Iowa author Jill Esbaum made a visit to several Marion County schools on Jan. 23, where she gave spoke to second graders about reading and writing.

Esbaum, who lives in Davenport, visited second graders at Knoxville, Melcher-Dallas, Pleasantville and Twin Cedars schools. She was brought in by the Rotary Club of Knoxville as part of the organization’s 2019-2020 literacy project.

Knoxville’s Rotary chapter received a grant from the Rotary Foundation to help support its literacy project. The yearlong project is providing each second grader in the four districts with three free books. The second book students received was Esbaum’s Little Kids First Big Book of How.

Before Esbaum visited the schools, each school had either a Rotarian or librarian read one of the Esbaum’s books and talk about the author. In addition to each student receiving Little Kids First Big Book of How, each second-grade classroom, as well as each city’s library, received a copy of the book.

Esbaum has written and published 15 picture books, with a sixteenth being released in April and another planned for 2022. She has also written 24 non-fiction books for children through National Geographic, including Little Kids First Big Book of How.

Esbaum did not start writing books until she was 39 years old, and even then, it took more time until she was published. For four and a half years, Esbaum sent out manuscripts to publishers, only to receive rejections.

“The more no’s I got, the more determined I got,” Esbaum said.

When she found out her first manuscript was getting published, Esbaum says she almost fainted.

Now, after having published multiple books with more on the way, Esbaum says one of her favorite aspects of being an author is visiting students.

“It is incredibly inspiring,” she says. “Being with kids and getting feedback from them, talking with them, I have a blast. And I want them to have a blast and learn something.”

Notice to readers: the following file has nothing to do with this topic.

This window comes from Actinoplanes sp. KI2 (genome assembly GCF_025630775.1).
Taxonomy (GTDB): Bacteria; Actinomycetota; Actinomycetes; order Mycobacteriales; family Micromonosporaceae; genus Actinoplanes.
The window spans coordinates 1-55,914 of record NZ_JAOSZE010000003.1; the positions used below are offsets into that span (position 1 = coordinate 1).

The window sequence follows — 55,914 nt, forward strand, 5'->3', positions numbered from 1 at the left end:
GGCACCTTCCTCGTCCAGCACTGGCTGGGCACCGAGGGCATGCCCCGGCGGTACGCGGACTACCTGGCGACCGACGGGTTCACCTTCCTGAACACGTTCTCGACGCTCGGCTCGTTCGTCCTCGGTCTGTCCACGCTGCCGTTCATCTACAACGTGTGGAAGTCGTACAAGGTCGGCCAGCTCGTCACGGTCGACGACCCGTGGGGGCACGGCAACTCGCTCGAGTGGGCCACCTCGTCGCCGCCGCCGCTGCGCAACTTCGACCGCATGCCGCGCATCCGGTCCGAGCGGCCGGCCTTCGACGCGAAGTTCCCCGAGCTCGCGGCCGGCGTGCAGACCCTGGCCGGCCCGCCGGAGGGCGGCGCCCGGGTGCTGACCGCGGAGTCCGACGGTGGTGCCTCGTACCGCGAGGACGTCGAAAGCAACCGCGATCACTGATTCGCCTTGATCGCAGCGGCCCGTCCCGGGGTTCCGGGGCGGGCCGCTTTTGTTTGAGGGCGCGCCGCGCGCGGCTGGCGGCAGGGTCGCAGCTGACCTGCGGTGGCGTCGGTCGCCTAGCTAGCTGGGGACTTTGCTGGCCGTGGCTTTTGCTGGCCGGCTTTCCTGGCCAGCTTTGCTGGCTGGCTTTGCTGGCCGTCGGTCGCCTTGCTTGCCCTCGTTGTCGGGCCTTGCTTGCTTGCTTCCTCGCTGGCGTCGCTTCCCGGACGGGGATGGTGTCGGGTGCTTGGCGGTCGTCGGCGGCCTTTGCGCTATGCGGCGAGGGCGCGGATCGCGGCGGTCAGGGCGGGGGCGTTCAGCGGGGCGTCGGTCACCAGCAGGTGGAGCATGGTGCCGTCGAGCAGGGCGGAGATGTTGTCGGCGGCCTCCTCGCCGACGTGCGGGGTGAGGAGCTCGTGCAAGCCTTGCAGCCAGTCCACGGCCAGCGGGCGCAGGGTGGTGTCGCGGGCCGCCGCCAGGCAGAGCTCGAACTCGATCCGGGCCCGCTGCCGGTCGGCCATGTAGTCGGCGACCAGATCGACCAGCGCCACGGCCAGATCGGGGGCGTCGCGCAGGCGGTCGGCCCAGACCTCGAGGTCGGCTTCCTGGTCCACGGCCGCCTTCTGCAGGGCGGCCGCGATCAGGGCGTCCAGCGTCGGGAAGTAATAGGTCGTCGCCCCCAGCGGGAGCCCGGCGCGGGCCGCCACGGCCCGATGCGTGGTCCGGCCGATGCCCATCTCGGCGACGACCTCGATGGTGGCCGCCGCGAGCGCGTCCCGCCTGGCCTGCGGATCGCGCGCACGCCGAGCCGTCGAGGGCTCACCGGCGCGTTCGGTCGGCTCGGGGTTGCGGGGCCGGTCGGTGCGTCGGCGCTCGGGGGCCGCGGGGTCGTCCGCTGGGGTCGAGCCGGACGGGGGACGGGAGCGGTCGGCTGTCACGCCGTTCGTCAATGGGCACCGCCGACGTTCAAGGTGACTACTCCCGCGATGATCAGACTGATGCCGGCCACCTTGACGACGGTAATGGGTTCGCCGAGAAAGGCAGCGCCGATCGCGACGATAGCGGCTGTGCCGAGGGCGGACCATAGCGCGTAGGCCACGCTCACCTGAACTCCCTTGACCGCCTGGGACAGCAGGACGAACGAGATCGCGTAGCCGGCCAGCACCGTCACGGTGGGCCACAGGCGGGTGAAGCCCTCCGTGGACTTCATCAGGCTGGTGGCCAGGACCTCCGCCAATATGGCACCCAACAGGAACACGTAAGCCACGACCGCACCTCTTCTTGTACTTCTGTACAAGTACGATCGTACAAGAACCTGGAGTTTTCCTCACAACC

During her presentation to students, Esbaum emphasizes that writing is about revision and experience. She wants students to know that nothing is perfect the first time, especially in writing.

“The thing I love about reading is that the older you get, the more you know,” Esbaum says. “The more life experience you have, the more you know nothing is ever right the first time.”

While visiting each of the schools, Esbaum read one of her books to the students and talked about reading and writing. The second graders also had the opportunity to ask Esbaum questions.

Students received their first book in September, which was based off each student’s reading score. In November, either a Rotarian or friend of the Rotary visited the second graders to read with the students and distribute the books. The final book will be given to students in the spring.

In addition, the Rotary’s literacy project for second graders, the organization distributes dictionaries to either third or fourth graders in Knoxville, Melcher-Dallas and Twin Cedars during the month of November. This has been an annual event since 2000.

Emma Skahill can be reached at eskahill@journalexpress.net or by calling the newsroom at 641-842-2155.

Emma Skahill can be reached at eskahill@journalexpress.net or by calling the newsroom at 641-842-2155.

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